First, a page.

The holiday season can be tough for many seniors, especially when they live in the most expensive area of the United States and on a fixed income.
Not only that, but seniors in San Francisco are the fastest growing population, according to the Department of Disability and Aging Services. Currently, 23% of all residents are 60 or older and that percentage is only increasing as the population, as a whole, ages.
Because many seniors live alone after spouses and friends die and family members moves away, thereby decreasing their social outlets, the holidays can be a challenging time for them. If you know someone in this situation, here are a few easy-to-do ideas on how you can help make their holiday feel a bit more joyful:
- Make sure they know that spending time with you is all you would like from them as a “gift” this year. Seniors on a fixed income may find gift giving to be daunting, so why not take the pressure off? If they still want to give presents, perhaps help them out with a few creative, lower-cost gift ideas.
- Take time to talk about their favorite holiday memories. Many seniors remember their younger days when they were able to host dinners and gatherings, but may also feel sad that they can no longer do this. However, they may find comfort in reliving their memories of past holidays, and perhaps looking at old holiday photos and videos.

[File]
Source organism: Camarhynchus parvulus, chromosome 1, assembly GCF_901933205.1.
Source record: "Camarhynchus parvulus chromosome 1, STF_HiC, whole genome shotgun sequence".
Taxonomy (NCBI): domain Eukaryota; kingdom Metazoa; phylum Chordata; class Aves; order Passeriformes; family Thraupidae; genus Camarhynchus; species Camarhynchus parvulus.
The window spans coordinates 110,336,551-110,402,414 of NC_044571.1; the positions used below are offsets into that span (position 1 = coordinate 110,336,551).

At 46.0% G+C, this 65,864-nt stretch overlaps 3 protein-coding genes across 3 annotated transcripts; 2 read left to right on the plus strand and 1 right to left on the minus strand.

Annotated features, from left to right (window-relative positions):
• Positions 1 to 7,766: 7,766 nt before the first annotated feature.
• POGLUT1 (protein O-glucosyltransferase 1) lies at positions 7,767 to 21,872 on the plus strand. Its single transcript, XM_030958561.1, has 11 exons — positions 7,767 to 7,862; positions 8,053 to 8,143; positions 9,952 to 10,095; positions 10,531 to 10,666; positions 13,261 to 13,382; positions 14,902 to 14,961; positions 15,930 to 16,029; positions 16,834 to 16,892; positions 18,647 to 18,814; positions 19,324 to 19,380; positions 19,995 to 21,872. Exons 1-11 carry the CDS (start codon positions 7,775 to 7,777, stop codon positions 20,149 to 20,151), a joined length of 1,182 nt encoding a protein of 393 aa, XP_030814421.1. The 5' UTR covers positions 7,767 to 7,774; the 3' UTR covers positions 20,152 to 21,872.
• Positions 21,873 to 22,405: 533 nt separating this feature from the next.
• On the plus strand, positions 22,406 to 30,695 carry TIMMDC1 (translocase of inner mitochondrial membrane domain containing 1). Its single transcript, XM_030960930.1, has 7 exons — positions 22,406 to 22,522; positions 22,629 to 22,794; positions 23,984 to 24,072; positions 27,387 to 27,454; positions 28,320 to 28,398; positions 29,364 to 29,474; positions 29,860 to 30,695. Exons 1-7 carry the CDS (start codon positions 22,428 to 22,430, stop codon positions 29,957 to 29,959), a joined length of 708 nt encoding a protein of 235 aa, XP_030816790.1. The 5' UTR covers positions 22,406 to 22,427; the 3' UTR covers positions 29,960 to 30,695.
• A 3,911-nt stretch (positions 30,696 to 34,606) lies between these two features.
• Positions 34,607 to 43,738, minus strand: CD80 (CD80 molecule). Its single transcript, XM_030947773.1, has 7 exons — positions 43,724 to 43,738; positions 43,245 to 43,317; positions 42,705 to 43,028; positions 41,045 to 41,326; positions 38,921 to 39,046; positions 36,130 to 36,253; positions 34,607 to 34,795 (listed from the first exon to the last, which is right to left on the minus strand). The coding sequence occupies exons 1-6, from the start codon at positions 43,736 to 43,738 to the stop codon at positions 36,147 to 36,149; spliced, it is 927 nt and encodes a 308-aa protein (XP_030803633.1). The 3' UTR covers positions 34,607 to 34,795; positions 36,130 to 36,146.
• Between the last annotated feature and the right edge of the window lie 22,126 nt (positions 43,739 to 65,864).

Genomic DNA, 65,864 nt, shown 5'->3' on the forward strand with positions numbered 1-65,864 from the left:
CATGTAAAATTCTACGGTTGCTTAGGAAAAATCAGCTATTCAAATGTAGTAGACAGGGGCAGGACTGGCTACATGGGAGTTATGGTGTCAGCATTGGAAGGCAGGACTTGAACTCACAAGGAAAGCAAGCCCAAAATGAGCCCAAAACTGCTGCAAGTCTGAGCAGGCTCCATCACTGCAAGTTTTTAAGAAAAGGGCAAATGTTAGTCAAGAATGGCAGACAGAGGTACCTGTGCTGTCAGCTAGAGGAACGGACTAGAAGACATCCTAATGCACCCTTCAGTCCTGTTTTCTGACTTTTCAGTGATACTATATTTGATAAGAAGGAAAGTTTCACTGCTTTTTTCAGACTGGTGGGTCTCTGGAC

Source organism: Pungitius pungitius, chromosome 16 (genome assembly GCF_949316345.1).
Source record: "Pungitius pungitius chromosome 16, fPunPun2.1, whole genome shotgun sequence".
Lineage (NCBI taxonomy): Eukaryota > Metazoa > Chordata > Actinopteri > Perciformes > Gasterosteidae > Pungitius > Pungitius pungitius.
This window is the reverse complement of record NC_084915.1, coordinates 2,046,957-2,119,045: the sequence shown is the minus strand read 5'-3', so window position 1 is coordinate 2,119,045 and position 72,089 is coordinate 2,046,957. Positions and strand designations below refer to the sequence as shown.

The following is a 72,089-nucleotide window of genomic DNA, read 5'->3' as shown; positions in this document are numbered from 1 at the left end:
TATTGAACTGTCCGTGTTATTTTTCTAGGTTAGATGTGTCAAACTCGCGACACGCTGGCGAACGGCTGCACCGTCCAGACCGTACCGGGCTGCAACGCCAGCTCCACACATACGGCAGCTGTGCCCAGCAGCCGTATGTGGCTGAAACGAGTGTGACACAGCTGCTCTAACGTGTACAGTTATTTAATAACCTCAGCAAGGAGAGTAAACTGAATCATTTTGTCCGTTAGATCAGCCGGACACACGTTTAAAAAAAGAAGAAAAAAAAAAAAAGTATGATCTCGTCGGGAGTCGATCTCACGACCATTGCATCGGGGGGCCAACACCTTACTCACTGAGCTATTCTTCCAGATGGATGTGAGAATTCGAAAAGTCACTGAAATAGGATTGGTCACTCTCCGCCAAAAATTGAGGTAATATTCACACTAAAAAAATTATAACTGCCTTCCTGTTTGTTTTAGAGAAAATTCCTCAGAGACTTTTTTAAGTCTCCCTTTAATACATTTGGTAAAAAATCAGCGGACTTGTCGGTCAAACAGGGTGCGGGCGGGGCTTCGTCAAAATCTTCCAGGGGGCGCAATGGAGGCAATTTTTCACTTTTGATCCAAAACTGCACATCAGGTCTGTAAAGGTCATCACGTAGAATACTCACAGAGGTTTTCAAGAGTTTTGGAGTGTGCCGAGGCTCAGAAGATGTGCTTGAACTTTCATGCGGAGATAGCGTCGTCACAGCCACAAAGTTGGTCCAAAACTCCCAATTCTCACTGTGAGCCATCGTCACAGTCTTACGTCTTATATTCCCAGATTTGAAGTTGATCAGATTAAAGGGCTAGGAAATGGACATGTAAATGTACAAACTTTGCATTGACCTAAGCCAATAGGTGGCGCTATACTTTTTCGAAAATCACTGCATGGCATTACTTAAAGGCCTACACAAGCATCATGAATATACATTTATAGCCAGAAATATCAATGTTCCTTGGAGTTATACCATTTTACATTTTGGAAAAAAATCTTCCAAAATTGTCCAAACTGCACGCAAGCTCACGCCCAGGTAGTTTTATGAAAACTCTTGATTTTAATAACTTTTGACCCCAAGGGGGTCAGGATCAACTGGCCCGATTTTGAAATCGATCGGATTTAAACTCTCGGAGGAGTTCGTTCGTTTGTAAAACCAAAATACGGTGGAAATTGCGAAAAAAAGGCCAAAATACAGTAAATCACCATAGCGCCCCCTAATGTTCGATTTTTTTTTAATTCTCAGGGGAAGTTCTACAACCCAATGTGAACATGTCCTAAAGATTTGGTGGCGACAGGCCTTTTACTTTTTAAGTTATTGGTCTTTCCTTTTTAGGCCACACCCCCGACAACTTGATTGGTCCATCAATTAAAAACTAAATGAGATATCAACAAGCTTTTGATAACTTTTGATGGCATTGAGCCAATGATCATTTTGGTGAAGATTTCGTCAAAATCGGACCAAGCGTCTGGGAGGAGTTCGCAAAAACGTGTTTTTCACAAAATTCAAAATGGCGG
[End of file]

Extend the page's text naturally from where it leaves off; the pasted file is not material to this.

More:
- Take a senior out on a car ride to see holiday lights. They can enjoy all of it from the comfort of a car seat. Bring along a thermos full of hot chocolate, and pull over in a particularly festive spot to enjoy a cup with them.
- If they are no longer able to decorate their living space, do it for them. Even a small wreath, a few ornaments or even a mini-Christmas tree can add a lot of cheer.
- Help them read their holiday cards. Many older people have exchanged cards with friends for many years, and this may be the only time they hear from those individuals. It’s often when people discover that someone they knew has passed on, which can be a reminder of their own impermanence. Take time to discuss what’s in the cards, and if they want, help them write a note of their own to send out.
Remember that small, yet thoughtful, gestures can make big difference to an older adult, especially ones who live alone and are isolated. A little bit goes a long way.